Egg Drop Strategies

Egg Drop Strategies

Update: I’ll be testing firing contraptions this week, wait to build your egg drop safety container until after Friday so that you can see the firing contraption in the podcast. Rules may change at that time to accomadate something like a giant crossbow!

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On February 13th, Brady and I will be hosting Ignite Seattle, a Maker/Geek event here in Seattle. We’re going to be having an egg drop. You make an egg-safety device that is smaller than an 18″ x 18″ x 18″ cube and less than 3 pounds. You bring it to the event at 6:30 PM at the CHAC upper level on February 13th and we’ll put it in a giant slingshot and smash it against the wall. If you’ve done an egg drop event and have any advice for me, drop me a note in the comments!

You can make your own egg safety container on your own time or you can come and work on your design as early as 4:30 if you want. I’ll have popsicle sticks, hot glue, and newspaper there for you to make your own. If you have any other ideas for supplies to have there, drop me a note in the comments and I’ll see what I can do. No matter what, all building stops at 7:30 so that we can put the eggs into a giant sling shot made of a lot of surgical tubing and fire them at a (plastic protected) brick wall. No metal or glass allowed since we don’t want to break the place.

Did you do an egg drop in school or have a brilliant idea for an egg cushioning device? If so, you can help out by uploading a picture of your cushioning strategy or drawing a diagram and upload it to the MAKE: flickr pool. I’ll be putting some of these pictures in the Weekend Project podcast this weekend which will be all about egg drops and I may even try and use one of the uploaded strategies.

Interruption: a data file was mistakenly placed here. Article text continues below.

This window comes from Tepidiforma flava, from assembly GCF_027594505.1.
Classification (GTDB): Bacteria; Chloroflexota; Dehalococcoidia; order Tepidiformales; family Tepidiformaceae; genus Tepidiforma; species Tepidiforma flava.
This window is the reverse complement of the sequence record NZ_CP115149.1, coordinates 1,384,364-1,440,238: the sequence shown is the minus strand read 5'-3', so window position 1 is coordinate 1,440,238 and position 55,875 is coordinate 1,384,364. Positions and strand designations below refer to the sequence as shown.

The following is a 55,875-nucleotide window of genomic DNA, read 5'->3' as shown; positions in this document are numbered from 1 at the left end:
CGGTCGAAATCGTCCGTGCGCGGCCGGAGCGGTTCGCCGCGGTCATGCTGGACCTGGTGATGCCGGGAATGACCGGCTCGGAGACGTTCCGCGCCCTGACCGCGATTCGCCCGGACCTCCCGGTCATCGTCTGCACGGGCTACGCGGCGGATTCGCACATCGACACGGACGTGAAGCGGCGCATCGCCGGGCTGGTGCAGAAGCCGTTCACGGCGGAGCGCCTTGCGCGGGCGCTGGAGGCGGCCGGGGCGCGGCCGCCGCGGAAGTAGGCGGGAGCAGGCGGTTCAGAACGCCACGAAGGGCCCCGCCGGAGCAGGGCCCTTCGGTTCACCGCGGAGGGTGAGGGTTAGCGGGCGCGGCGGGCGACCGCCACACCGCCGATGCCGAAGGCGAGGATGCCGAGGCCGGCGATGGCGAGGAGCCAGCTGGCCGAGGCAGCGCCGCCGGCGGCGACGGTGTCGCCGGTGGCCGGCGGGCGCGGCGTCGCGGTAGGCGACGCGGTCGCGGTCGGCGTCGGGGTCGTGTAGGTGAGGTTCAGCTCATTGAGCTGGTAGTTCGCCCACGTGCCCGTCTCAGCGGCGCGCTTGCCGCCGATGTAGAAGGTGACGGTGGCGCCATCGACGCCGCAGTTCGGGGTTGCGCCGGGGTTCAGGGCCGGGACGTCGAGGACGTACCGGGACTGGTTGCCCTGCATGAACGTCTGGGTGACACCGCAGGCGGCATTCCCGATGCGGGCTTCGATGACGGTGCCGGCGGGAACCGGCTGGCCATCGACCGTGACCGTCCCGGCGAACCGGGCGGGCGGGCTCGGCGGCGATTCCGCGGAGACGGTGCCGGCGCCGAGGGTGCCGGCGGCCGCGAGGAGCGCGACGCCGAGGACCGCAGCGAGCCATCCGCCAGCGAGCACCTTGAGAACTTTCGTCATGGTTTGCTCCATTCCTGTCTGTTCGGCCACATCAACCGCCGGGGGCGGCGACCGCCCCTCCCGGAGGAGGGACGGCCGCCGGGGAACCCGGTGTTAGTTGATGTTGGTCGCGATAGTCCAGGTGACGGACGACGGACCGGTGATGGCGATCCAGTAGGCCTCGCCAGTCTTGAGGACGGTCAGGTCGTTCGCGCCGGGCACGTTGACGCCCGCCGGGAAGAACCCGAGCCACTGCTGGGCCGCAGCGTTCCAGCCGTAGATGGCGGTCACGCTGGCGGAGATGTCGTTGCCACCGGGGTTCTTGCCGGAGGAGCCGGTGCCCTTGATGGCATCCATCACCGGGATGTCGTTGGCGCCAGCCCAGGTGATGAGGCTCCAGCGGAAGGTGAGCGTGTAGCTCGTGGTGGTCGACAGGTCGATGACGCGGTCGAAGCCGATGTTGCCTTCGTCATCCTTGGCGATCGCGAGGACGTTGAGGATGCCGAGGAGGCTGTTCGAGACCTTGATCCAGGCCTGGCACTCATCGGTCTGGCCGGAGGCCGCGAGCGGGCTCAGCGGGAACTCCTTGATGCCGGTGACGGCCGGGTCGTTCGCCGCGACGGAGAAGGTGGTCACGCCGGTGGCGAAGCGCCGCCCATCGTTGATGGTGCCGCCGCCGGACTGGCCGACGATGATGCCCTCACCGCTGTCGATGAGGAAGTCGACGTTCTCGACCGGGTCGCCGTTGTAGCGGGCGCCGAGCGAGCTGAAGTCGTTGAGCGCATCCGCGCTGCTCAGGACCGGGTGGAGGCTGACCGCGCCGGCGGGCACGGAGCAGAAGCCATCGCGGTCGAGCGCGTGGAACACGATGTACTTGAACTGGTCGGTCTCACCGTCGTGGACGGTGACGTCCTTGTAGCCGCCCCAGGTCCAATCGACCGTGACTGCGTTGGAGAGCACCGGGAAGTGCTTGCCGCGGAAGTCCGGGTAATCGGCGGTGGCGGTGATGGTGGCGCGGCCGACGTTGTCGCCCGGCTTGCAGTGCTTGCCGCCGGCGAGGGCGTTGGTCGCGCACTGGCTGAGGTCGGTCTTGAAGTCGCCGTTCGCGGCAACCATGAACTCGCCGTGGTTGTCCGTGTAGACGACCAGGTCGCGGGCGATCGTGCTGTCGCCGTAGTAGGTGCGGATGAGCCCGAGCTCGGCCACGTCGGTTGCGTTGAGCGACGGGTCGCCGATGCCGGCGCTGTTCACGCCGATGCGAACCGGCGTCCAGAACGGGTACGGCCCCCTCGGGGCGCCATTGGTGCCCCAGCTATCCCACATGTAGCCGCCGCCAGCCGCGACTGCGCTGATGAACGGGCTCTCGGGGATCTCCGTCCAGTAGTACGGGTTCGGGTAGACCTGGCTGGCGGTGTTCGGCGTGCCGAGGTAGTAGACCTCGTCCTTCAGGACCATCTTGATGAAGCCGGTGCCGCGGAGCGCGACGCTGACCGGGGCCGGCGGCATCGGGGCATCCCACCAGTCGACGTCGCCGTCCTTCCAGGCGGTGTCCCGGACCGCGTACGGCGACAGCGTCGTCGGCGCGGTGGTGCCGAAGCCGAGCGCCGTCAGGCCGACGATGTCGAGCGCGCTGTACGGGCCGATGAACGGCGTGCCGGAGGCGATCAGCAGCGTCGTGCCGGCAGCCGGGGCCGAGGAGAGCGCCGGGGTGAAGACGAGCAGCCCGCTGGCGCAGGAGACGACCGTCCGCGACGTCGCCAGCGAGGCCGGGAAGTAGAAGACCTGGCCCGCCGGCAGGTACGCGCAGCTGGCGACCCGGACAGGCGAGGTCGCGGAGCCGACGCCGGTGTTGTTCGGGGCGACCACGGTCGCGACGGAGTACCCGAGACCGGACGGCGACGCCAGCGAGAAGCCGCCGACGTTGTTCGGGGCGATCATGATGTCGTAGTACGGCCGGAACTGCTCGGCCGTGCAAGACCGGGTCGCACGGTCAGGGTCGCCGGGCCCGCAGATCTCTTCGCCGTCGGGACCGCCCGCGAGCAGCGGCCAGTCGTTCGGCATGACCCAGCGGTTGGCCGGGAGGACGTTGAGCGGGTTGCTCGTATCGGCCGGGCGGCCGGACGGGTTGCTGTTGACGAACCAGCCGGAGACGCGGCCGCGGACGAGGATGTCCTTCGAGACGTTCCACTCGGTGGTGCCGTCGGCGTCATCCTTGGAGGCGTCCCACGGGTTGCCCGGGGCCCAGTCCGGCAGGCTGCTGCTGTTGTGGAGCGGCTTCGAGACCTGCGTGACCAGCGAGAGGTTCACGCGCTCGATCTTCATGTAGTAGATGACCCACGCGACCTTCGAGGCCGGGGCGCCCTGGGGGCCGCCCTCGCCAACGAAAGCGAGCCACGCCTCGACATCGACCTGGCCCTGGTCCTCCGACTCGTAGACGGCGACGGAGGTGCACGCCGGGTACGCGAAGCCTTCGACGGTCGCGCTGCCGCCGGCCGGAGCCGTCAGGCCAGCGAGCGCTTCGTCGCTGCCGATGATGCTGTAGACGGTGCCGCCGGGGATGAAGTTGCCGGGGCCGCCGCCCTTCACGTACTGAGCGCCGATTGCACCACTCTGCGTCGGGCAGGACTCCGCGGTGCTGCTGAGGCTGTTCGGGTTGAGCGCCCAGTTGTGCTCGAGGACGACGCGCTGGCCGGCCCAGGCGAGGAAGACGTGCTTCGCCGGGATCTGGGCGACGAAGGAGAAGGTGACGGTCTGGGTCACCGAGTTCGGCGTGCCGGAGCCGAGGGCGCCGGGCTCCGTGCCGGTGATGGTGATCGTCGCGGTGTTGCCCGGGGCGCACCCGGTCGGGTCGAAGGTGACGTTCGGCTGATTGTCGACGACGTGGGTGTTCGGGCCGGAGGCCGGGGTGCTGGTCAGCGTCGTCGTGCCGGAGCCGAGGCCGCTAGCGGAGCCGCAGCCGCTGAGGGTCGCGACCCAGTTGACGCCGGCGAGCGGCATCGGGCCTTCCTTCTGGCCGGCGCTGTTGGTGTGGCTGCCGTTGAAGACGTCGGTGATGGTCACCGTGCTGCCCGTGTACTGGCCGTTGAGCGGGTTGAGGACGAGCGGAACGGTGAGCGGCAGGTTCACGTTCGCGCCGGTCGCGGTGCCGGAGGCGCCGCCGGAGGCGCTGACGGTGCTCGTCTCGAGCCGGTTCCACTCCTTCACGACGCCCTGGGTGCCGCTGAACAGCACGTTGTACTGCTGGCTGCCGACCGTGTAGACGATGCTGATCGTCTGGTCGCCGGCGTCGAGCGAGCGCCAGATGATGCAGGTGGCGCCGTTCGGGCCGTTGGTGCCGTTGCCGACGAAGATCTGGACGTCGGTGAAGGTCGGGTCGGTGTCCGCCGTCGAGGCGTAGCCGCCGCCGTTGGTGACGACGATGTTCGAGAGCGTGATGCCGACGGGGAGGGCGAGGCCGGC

As if that wasn’t enough, there will be 5 minute presentations through the rest of the night to spellbind and amuse you!

What is an Egg Drop? – Link
What is Ignite Seattle and where do I go on February 13th at 6:30? – Link

45 thoughts on “Egg Drop Strategies

  1. bkberry352 says:

    I used peanut butter at my schools drop, worked fine for me.

  2. cranberry says:

    I did one of these in middle school, and won :)

  3. Bre says:

    bkberry – wow! innovative idea!

    cranberry – I’d love to see a drawing of your design, can you upload it to the flickr pool please?

  4. briohio says:

    I won with an improbable-looking missile years ago. At our contest, the fire dep’t dropped them from the top of the snorkel truck – about 100 feet high or so, I think it was.

    Take the cardboard center from a roll of paper towels and unwind about a third of it. Wind it back up again so it’s ever so slightly cone-shaped and will catch the egg about 2 inches from the pointy end. Secure with tape.

    Put an egg in it, pointed side towards the tapered end, and pack the nose tightly with tissue. Tap the egg back out the tail end if you need to remove it. Add fins at the other end to help it fly nose-forward.

    The geometry of the egg is very strong against pressure applied uniformly around the circumference … and that’s what this does. When it hits the ground, the deceleration force is applied evenly around the circumference.

    The best thing is that it appears to be a suicide machine, but it protects the egg quite well.

  5. erictdonaldson says:

    Small stiff container packed with vaseline… similar to the peanut butter, but vaseline is cooler because you can examine the egg in situ before and after. It’s surprising how little you need.